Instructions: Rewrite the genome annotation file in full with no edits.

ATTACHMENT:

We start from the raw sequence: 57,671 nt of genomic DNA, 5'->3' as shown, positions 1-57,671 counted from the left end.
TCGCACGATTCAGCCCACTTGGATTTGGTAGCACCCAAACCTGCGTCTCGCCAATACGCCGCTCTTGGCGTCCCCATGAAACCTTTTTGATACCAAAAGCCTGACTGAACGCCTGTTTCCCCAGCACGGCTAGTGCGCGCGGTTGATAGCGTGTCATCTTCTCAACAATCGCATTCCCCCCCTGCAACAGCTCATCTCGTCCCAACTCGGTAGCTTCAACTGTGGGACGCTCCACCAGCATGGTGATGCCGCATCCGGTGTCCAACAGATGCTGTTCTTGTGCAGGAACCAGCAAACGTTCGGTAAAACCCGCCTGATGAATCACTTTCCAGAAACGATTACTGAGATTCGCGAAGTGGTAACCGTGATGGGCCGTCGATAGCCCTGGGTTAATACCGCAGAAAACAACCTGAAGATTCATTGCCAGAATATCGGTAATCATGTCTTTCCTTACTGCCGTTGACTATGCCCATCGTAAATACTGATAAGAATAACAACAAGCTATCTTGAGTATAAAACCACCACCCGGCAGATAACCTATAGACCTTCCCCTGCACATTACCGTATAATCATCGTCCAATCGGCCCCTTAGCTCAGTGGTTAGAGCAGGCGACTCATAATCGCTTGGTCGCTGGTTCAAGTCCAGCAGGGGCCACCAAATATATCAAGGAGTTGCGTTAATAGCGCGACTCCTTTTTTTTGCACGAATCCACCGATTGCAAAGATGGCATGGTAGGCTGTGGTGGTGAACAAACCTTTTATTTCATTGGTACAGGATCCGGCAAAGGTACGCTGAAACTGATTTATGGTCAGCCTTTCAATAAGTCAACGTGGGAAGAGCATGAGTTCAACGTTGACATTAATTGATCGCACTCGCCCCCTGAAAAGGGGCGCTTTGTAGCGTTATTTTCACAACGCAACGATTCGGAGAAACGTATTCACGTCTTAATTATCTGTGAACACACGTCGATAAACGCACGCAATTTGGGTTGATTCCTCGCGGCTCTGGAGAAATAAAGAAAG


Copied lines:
We start from the raw sequence: 57,671 nt of genomic DNA, 5'->3' as shown, positions 1-57,671 counted from the left end.
TCGCACGATTCAGCCCACTTGGATTTGGTAGCACCCAAACCTGCGTCTCGCCAATACGCCGCTCTTGGCGTCCCCATGAAACCTTTTTGATACCAAAAGCCTGACTGAACGCCTGTTTCCCCAGCACGGCTAGTGCGCGCGGTTGATAGCGTGTCATCTTCTCAACAATCGCATTCCCCCCCTGCAACAGCTCATCTCGTCCCAACTCGGTAGCTTCAACTGTGGGACGCTCCACCAGCATGGTGATGCCGCATCCGGTGTCCAACAGATGCTGTTCTTGTGCAGGAACCAGCAAACGTTCGGTAAAACCCGCCTGATGAATCACTTTCCAGAAACGATTACTGAGATTCGCGAAGTGGTAACCGTGATGGGCCGTCGATAGCCCTGGGTTAATACCGCAGAAAACAACCTGAAGATTCATTGCCAGAATATCGGTAATCATGTCTTTCCTTACTGCCGTTGACTATGCCCATCGTAAATACTGATAAGAATAACAACAAGCTATCTTGAGTATAAAACCACCACCCGGCAGATAACCTATAGACCTTCCCCTGCACATTACCGTATAATCATCGTCCAATCGGCCCCTTAGCTCAGTGGTTAGAGCAGGCGACTCATAATCGCTTGGTCGCTGGTTCAAGTCCAGCAGGGGCCACCAAATATATCAAGGAGTTGCGTTAATAGCGCGACTCCTTTTTTTTGCACGAATCCACCGATTGCAAAGATGGCATGGTAGGCTGTGGTGGTGAACAAACCTTTTATTTCATTGGTACAGGATCCGGCAAAGGTACGCTGAAACTGATTTATGGTCAGCCTTTCAATAAGTCAACGTGGGAAGAGCATGAGTTCAACGTTGACATTAATTGATCGCACTCGCCCCCTGAAAAGGGGCGCTTTGTAGCGTTATTTTCACAACGCAACGATTCGGAGAAACGTATTCACGTCTTAATTATCTGTGAACACACGTCGATAAACGCACGCAATTTGGGTTGATTCCTCGCGGCTCTGGAGAAATAAAGAAAG